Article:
Tuesday, May 28, 2013

Shirley Jackson - "The Lottery"

There are 300 people that live in this fictional town.  These tiny towns usually alienate themselves from the other surrounding towns, defining clear lines between them:
""They do say," Mr. Adams said to Old Man Warner, who stood next to him, "that over in the north village they're talking about giving up the lottery."
Old Man Warner snorted. "Pack of crazy fools," he said." (Jackson 13)
The point of the lottery is to choose one person every year to be excluded (and therefore alienated) from the citizenship of townspeople.  As the lottery begins, the townspeople begin alienating themselves from one another in hopes that they will not be the chosen person.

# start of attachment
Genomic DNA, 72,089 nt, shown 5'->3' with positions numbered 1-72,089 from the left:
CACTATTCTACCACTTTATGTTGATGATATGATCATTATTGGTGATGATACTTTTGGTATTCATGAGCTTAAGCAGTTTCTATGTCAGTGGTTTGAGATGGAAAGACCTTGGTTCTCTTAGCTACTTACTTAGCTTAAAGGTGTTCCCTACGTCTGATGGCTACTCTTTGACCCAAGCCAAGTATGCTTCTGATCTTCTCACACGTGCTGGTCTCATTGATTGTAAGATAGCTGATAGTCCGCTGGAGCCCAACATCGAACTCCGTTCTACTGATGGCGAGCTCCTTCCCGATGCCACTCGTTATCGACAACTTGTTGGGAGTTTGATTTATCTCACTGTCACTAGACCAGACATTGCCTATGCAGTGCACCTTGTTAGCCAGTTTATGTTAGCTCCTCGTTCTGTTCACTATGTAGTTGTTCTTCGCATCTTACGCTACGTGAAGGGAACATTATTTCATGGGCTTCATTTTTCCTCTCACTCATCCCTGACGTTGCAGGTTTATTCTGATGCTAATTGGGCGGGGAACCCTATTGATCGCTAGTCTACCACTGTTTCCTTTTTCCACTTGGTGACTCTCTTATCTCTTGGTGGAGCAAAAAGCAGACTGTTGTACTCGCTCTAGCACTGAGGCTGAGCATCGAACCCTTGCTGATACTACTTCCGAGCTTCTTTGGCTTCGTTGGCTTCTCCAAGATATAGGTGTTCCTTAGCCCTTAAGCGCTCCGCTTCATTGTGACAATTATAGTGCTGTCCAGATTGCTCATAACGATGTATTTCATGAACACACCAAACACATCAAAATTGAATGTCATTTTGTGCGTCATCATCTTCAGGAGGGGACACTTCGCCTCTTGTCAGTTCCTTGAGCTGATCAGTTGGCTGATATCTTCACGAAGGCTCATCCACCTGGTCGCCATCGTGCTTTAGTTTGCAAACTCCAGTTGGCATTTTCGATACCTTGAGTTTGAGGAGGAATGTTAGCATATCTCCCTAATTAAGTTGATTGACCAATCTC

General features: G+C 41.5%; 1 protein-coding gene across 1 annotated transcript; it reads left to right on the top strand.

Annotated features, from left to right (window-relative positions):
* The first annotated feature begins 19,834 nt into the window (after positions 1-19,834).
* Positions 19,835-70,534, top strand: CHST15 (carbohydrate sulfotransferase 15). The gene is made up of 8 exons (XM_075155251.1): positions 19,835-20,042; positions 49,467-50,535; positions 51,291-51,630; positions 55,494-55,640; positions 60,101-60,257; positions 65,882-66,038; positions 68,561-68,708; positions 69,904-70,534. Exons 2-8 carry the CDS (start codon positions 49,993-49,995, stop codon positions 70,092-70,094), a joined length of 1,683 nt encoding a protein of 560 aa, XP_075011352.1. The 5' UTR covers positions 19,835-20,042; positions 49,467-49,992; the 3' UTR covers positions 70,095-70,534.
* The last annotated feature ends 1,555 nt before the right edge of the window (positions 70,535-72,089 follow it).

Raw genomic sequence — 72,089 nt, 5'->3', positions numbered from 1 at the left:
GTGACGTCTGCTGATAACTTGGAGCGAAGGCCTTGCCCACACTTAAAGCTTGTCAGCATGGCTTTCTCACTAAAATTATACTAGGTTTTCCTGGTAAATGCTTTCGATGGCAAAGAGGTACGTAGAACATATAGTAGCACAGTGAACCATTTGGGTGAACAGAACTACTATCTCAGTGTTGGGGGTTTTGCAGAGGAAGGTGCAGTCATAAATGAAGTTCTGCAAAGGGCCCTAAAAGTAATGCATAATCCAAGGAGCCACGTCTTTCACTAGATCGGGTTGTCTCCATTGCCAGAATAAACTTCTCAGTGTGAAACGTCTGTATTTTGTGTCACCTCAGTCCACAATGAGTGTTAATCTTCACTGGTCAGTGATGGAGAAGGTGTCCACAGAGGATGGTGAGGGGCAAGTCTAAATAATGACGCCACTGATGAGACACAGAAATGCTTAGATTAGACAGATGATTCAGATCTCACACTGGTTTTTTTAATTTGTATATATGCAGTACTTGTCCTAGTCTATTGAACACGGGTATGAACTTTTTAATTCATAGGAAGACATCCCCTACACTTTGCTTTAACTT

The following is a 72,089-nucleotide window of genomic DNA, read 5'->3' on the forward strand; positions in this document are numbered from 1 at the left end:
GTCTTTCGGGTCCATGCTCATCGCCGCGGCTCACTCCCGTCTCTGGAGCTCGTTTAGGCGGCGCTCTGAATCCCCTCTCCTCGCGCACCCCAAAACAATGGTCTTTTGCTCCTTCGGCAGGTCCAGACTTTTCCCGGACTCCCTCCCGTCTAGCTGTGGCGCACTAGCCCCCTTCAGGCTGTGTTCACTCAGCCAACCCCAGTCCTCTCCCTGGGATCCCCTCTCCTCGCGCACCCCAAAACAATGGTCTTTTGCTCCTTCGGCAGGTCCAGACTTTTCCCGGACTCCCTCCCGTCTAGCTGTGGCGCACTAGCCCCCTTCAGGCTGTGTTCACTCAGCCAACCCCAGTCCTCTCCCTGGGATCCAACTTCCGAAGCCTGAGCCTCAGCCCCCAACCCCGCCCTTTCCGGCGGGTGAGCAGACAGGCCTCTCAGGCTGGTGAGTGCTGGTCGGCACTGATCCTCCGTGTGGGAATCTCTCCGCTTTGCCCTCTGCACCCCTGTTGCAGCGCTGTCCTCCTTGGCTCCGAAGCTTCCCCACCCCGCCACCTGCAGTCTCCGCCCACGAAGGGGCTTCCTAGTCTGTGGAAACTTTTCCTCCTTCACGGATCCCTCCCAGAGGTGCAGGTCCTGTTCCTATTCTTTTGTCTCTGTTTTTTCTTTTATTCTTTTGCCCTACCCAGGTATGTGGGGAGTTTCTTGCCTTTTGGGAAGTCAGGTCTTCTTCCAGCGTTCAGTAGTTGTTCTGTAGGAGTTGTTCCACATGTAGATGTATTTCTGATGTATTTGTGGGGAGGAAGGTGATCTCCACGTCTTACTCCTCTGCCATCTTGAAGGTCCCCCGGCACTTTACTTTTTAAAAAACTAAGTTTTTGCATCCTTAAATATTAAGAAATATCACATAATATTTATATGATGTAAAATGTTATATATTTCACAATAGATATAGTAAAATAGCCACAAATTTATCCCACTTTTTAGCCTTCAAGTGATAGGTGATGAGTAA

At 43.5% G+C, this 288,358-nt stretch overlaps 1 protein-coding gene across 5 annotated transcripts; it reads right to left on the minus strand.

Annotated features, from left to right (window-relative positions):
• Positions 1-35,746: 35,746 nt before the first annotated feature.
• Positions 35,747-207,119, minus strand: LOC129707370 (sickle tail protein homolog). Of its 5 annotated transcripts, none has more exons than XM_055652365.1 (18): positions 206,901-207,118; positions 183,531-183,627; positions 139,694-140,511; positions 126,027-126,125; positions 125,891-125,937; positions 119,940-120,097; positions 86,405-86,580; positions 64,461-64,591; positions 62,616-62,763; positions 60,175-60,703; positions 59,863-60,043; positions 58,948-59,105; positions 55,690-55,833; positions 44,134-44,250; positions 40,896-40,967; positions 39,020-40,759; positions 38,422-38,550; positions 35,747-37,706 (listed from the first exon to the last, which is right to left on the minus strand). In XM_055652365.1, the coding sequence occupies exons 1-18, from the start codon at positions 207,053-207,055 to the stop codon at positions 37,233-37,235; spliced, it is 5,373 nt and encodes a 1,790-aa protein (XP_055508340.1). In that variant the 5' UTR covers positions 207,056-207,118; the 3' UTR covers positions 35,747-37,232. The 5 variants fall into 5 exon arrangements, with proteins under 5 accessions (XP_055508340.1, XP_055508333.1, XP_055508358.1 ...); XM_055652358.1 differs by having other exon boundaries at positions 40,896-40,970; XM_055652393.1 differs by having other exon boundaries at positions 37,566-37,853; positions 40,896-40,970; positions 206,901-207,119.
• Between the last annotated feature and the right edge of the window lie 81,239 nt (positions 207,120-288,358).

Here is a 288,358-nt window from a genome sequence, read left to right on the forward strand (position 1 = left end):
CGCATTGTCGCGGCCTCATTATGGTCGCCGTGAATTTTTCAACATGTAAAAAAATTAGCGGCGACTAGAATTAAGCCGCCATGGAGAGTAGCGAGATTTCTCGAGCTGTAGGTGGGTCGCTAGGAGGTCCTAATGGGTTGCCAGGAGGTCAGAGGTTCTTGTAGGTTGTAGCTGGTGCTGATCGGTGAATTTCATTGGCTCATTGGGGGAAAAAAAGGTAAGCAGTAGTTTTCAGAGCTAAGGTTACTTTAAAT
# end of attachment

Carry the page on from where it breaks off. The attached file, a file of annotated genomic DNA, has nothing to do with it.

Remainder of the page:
"For a minute, no one moved, and then all the slips of paper were opened.  Suddenly, all the women began to speak at once, saying, "Who is it," "Who's got it?," "Is it the Dunbars?," "Is it the Watsons?" Then the voices began to say, "It's Hutchinson.  It's Bill," "Bill Hutchinson's got it." (18)
This example of alienation is taken to an extreme to the point of routine murder.
""Well, now," Mr. Summers said soberly, "guess we better get started, get this over with, so's we can go back to work." (18)

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